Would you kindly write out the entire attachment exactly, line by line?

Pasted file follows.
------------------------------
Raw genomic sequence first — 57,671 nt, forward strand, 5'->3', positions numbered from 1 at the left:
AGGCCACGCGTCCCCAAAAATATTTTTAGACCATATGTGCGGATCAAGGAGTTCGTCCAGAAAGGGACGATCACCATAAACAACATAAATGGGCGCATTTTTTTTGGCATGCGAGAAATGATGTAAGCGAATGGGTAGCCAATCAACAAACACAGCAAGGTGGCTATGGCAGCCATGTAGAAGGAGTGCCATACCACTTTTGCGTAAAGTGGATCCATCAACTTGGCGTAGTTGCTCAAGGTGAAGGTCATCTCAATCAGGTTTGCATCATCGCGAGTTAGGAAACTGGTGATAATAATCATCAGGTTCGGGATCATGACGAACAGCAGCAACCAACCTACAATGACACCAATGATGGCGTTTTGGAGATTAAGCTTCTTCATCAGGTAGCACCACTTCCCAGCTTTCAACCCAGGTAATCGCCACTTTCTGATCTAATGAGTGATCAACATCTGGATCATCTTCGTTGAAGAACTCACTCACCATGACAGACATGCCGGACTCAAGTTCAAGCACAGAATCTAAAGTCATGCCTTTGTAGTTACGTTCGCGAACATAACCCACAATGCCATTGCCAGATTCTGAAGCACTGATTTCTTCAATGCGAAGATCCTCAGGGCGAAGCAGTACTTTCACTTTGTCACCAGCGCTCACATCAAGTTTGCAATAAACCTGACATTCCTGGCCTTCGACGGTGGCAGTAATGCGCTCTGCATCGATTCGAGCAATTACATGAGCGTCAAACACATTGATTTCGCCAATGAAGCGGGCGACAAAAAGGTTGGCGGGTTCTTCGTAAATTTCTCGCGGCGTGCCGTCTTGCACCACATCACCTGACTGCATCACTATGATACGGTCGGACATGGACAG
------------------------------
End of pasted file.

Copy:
Raw genomic sequence first — 57,671 nt, forward strand, 5'->3', positions numbered from 1 at the left:
AGGCCACGCGTCCCCAAAAATATTTTTAGACCATATGTGCGGATCAAGGAGTTCGTCCAGAAAGGGACGATCACCATAAACAACATAAATGGGCGCATTTTTTTTGGCATGCGAGAAATGATGTAAGCGAATGGGTAGCCAATCAACAAACACAGCAAGGTGGCTATGGCAGCCATGTAGAAGGAGTGCCATACCACTTTTGCGTAAAGTGGATCCATCAACTTGGCGTAGTTGCTCAAGGTGAAGGTCATCTCAATCAGGTTTGCATCATCGCGAGTTAGGAAACTGGTGATAATAATCATCAGGTTCGGGATCATGACGAACAGCAGCAACCAACCTACAATGACACCAATGATGGCGTTTTGGAGATTAAGCTTCTTCATCAGGTAGCACCACTTCCCAGCTTTCAACCCAGGTAATCGCCACTTTCTGATCTAATGAGTGATCAACATCTGGATCATCTTCGTTGAAGAACTCACTCACCATGACAGACATGCCGGACTCAAGTTCAAGCACAGAATCTAAAGTCATGCCTTTGTAGTTACGTTCGCGAACATAACCCACAATGCCATTGCCAGATTCTGAAGCACTGATTTCTTCAATGCGAAGATCCTCAGGGCGAAGCAGTACTTTCACTTTGTCACCAGCGCTCACATCAAGTTTGCAATAAACCTGACATTCCTGGCCTTCGACGGTGGCAGTAATGCGCTCTGCATCGATTCGAGCAATTACATGAGCGTCAAACACATTGATTTCGCCAATGAAGCGGGCGACAAAAAGGTTGGCGGGTTCTTCGTAAATTTCTCGCGGCGTGCCGTCTTGCACCACATCACCTGACTGCATCACTATGATACGGTCGGACATGGACAG